Liberty. The principle that individuals are should be free to act and think as they choose, provided they do not infringe unreasonably on the freedom and well-being of others. Also rooted in this core value is the concept of individualism, which is defined as a commitment to personal initiative and self-sufficiency; it rests on the belief that the people should be free of undue government restraints as they seek to advance themselves economically. Equality. This is the notion that all individuals are equal in their moral worth and thereby entitled to equal treatment the law. This is an interesting concept in that it is not so clearly stated constitutionally and has been a point of deep divisions in its interpretation. Self-government. The principle that the people are the ultimate source of governing authority and should have a voice in their governing. It has as its basis some of the concepts of John Locke, whom we will discuss more in depth in the Second Chapter, that the people are the ultimate source of governing authority and that their general welfare is the only legitimate purpose of government. According to your author, these beliefs are mythical and symbolic in nature, and do not always match reality. Also keep in mind that these are general principles, not fixed rules of conduct, and thus are subject to conflict when putting them into practice. Political ideals have a powerful influence on American politics by shaping what people expect from politics and helping to define the boundaries of acceptable action. Thus, as stated by your author, A defining feature of the U.S. political system is Americans ongoing pursuit of the political ideals upon which the nation was founded. Politics According to your textbook, politics can be defined as the process through which a society settles its conflicts and decides the policies by which it will be governed. Political scientist Harold Lasswell defined it as the struggle to determine who gets what, when, and how. It involves conflict and the struggle for lesser resources. Political conflict is rooted in two general conditions of society: 1) scarcity, societys resources are finite, but peoples appetites are not; 2) differences in values, people see things in different ways. In very basic terms, those that have it want to keep it, those that dont have it want to get it. Government Government can be defined as the effort of people to find agreeable ways of living together. It is, essentially, a social institution. We can also view it as a public institution with the authority to allocate values in society. It is a way for defining the relationships between people within a society. One of the unique aspects of government in America, as we will discover, is the multiple levels of government throughout the country. Two aspects to government:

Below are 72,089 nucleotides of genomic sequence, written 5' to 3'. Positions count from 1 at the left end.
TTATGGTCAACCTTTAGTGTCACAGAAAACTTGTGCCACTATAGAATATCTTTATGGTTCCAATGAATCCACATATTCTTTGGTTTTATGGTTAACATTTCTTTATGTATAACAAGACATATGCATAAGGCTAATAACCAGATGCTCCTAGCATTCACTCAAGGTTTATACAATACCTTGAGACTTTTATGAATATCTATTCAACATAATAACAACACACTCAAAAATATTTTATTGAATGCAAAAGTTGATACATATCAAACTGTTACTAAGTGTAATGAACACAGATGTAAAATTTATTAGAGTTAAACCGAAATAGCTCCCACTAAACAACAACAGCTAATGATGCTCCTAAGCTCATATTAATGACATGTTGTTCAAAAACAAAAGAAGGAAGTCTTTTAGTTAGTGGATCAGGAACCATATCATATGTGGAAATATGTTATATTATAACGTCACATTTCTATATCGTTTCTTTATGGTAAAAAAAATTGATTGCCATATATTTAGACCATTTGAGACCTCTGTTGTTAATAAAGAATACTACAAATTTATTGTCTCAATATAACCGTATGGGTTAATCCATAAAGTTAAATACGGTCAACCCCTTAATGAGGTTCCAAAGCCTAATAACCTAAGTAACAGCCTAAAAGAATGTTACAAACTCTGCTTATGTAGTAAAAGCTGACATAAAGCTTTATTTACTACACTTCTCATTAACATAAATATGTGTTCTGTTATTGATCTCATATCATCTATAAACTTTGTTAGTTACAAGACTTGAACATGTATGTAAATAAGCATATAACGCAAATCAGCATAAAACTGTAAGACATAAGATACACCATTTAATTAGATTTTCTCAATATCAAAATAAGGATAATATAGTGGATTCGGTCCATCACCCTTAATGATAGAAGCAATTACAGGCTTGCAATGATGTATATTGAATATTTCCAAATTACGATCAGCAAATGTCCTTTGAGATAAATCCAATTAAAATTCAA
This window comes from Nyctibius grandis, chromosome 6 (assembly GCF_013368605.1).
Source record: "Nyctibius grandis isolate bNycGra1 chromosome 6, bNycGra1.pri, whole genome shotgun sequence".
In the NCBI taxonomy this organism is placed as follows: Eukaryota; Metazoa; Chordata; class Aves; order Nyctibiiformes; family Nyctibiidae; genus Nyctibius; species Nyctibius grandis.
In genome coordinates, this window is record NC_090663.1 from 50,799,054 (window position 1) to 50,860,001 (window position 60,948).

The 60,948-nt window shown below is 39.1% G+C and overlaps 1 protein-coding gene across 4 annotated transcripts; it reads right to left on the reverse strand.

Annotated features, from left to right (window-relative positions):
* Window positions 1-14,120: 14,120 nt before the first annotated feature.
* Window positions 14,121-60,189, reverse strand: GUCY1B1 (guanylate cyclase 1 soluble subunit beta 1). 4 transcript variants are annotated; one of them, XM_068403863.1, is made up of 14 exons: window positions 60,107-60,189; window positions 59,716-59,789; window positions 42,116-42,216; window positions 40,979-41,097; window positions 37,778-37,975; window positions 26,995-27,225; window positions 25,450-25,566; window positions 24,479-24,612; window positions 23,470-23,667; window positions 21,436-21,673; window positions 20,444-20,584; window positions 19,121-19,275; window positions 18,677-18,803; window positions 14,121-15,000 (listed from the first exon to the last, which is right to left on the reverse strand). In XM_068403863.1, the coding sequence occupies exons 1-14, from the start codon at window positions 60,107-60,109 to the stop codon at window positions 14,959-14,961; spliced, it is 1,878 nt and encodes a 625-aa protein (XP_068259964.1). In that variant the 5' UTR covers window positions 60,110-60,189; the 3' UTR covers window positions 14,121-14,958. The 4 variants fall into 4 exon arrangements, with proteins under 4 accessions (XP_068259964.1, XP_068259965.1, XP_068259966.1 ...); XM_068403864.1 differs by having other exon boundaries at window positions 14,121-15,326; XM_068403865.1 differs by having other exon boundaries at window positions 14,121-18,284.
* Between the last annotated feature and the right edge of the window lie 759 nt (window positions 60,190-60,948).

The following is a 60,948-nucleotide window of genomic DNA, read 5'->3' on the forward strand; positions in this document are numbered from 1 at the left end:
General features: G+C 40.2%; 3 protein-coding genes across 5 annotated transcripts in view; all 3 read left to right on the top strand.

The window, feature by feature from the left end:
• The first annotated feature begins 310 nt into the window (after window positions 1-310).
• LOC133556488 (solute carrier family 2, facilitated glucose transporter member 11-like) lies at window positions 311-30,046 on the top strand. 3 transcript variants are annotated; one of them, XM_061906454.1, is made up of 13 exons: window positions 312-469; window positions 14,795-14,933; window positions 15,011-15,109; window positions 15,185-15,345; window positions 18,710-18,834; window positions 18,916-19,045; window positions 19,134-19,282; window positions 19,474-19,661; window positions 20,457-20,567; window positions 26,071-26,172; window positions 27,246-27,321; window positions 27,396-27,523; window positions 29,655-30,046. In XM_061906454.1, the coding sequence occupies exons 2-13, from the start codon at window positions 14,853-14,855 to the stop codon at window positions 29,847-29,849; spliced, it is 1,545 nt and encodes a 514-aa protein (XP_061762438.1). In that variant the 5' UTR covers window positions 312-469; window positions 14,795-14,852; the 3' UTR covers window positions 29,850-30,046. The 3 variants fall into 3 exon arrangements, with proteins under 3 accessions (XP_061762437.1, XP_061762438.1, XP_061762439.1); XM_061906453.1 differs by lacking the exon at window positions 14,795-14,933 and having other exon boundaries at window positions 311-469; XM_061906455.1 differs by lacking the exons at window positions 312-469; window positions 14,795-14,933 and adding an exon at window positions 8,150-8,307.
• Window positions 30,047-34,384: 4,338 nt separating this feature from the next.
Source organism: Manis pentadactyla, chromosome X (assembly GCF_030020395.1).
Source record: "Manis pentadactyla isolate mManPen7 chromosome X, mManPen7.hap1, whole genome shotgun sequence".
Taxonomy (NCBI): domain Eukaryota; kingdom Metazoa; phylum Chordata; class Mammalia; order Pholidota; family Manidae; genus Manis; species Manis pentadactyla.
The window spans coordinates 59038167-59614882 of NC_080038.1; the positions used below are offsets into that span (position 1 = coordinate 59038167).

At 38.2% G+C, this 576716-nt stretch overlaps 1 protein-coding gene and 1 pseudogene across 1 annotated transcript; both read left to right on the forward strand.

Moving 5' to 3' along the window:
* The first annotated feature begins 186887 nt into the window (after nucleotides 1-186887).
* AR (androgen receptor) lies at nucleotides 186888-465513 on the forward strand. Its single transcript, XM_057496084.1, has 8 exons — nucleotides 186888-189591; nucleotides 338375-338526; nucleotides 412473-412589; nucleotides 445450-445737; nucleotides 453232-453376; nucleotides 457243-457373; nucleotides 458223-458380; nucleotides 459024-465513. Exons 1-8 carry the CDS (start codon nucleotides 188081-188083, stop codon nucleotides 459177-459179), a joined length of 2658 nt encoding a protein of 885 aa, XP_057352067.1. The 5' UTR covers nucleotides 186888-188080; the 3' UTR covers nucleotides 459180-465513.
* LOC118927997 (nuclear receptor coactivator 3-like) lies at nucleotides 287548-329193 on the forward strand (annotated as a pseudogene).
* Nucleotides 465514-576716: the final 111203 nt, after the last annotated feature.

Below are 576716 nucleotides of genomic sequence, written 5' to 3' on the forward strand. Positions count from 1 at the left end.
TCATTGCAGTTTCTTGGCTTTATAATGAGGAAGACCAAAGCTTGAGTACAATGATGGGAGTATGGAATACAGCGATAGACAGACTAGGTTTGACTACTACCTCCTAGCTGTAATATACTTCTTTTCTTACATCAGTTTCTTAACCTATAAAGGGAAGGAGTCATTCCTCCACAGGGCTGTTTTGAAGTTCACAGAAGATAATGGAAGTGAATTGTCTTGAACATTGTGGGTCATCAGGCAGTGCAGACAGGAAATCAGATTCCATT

1) the institutions in a society which make decisions that affect the whole society 2) it also involves the processes by which decisions are made. Know this: government is deeply involved in politics, but politics is also found in other aspects of society. Sovereignty and the Social Contract Sovereignty can be defined as the ultimate authority to govern. Under our system of government, each individual has the authority to govern themselves. They concede some of this sovereignty to a government to help make an orderly society. This is the basis of what is called the social contract, first theorized by Thomas Hobbes, which creates an unwritten bond between those who are governed and those who do the governing. This is discussed further in Chapter 2 and in a special handout which you can download and read. Legitimacy The belief people have that their government is based upon morally right principles, and that therefore they should obey its laws. All governments, in order to be effective, must have this. Somehow, the people must recognize the right of the government to govern. Democracy According to your textbook, democracy is a form of government in which the people govern, either directly or through elected representatives. It is a form of government based upon the theory that the legitimacy of any government must come from the free participation of its citizens. It is based on the idea of the consent of the governed, which has come mostly to mean majority rule. Constitutionalism Rules of this restrict the lawful uses of power, and relate specifically to the idea that there are limits on the rightful power of government over its citizens. In a constitutional system, officials govern according to law, and citizens have basic rights that government cannot deny or abridge. Your textbook then goes on to cite examples, such as freedom of expression, of things that government cannot take away from its citizens. Remember, a constitution is a limiting document, its purpose to limit the powers of government. Capitalism A set of rules governing the distribution of costs and benefits. It holds that government should interfere with the economy as little as possible. It emphasizes free enterprise and individual self-reliance. A major characteristic of the American system is a sharp